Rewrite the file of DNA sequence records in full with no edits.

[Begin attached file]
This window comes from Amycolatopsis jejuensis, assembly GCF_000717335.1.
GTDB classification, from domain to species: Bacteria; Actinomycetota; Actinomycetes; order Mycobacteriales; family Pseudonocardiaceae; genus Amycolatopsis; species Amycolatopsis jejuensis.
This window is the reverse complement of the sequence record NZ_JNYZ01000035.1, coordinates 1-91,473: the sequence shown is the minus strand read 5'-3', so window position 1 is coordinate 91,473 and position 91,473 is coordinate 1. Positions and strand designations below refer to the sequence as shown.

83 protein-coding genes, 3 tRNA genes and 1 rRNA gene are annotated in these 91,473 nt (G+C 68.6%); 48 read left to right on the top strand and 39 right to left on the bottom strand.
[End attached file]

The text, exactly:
This window comes from Amycolatopsis jejuensis, assembly GCF_000717335.1.
GTDB classification, from domain to species: Bacteria; Actinomycetota; Actinomycetes; order Mycobacteriales; family Pseudonocardiaceae; genus Amycolatopsis; species Amycolatopsis jejuensis.
This window is the reverse complement of the sequence record NZ_JNYZ01000035.1, coordinates 1-91,473: the sequence shown is the minus strand read 5'-3', so window position 1 is coordinate 91,473 and position 91,473 is coordinate 1. Positions and strand designations below refer to the sequence as shown.

83 protein-coding genes, 3 tRNA genes and 1 rRNA gene are annotated in these 91,473 nt (G+C 68.6%); 48 read left to right on the top strand and 39 right to left on the bottom strand.